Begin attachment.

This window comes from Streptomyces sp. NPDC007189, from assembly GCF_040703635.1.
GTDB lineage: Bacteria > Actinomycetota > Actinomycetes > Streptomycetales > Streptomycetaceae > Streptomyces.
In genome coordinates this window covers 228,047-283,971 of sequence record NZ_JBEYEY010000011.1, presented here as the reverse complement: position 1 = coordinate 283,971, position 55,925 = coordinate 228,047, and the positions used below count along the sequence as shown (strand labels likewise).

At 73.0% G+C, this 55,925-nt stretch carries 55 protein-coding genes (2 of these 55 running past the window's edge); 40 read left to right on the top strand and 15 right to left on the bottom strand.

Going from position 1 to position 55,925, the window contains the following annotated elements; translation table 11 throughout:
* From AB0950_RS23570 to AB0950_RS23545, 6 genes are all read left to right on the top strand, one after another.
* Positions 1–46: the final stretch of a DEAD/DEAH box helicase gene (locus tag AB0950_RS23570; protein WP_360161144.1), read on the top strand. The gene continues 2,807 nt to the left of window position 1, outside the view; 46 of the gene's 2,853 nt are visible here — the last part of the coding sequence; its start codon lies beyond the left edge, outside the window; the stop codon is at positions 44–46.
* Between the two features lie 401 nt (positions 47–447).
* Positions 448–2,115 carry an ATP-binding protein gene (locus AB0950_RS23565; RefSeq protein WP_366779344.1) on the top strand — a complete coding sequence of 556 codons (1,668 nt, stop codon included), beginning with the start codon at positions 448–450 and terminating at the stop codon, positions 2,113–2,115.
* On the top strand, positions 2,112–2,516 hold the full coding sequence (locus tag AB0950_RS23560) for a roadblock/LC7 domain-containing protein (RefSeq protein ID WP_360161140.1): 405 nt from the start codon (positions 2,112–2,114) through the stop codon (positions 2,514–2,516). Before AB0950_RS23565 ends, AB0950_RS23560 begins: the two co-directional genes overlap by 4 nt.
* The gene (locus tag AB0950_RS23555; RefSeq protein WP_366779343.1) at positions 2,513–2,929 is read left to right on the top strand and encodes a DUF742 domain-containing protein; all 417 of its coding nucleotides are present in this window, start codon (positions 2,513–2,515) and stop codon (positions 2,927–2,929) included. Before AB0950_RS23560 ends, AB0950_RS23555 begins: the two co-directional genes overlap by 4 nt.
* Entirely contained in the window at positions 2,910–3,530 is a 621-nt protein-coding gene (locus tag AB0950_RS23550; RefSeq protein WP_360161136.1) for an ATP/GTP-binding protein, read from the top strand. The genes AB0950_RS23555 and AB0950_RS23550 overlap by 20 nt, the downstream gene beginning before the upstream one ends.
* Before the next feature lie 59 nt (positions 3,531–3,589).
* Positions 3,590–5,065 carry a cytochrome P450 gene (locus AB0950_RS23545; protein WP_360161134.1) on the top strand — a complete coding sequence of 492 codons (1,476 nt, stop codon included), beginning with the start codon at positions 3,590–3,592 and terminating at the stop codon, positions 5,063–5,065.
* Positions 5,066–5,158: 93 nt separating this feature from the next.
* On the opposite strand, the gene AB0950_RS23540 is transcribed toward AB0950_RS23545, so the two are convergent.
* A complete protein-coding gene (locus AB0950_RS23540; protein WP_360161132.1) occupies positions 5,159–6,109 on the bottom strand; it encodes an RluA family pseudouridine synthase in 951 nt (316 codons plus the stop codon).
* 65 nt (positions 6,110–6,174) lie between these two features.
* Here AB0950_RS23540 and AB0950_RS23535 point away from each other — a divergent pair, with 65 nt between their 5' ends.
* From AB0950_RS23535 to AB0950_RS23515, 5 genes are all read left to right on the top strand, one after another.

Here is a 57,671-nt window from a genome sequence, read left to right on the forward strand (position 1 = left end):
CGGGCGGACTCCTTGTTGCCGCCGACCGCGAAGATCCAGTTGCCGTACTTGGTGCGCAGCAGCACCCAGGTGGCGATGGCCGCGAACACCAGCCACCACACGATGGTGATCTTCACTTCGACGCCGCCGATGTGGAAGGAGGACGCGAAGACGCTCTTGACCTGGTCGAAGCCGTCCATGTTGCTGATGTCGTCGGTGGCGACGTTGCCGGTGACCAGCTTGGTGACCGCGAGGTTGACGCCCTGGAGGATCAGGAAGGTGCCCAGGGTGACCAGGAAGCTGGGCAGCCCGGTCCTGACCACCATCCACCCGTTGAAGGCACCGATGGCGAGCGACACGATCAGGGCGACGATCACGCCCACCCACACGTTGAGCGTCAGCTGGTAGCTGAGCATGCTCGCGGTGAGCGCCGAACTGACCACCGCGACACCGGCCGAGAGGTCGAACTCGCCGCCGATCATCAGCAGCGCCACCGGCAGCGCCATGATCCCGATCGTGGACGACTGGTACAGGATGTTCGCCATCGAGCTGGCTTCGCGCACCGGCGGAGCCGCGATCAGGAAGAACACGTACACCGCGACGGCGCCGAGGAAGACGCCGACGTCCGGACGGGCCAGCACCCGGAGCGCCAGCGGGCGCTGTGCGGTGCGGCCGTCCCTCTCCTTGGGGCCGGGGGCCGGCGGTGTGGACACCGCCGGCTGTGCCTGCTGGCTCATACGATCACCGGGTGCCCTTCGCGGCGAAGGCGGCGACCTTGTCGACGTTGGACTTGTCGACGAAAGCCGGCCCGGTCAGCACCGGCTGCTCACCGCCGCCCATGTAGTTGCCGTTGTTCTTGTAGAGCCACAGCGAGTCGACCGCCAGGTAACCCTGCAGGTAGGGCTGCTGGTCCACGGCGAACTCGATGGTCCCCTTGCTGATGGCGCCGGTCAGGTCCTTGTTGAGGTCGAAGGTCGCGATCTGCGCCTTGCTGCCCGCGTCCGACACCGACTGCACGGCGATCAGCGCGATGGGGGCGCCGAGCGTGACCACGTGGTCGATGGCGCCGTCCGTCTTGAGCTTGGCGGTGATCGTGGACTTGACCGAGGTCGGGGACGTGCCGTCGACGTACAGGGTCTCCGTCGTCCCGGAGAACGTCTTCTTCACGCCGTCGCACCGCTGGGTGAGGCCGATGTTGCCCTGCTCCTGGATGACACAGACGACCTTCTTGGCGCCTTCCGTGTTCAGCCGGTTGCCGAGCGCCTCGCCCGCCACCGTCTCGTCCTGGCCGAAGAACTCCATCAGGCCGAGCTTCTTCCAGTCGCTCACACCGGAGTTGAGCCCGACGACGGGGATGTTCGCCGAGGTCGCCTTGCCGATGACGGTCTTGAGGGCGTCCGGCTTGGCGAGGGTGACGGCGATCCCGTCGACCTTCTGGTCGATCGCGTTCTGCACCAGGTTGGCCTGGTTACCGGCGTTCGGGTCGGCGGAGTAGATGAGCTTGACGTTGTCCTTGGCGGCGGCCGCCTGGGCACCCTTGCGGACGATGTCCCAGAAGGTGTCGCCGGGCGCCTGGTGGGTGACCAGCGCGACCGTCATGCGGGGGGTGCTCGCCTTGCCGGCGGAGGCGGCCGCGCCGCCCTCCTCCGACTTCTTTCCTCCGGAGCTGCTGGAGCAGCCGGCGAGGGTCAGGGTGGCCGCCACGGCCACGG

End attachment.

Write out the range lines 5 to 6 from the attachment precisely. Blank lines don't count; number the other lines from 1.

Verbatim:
Going from position 1 to position 55,925, the window contains the following annotated elements; translation table 11 throughout:
* From AB0950_RS23570 to AB0950_RS23545, 6 genes are all read left to right on the top strand, one after another.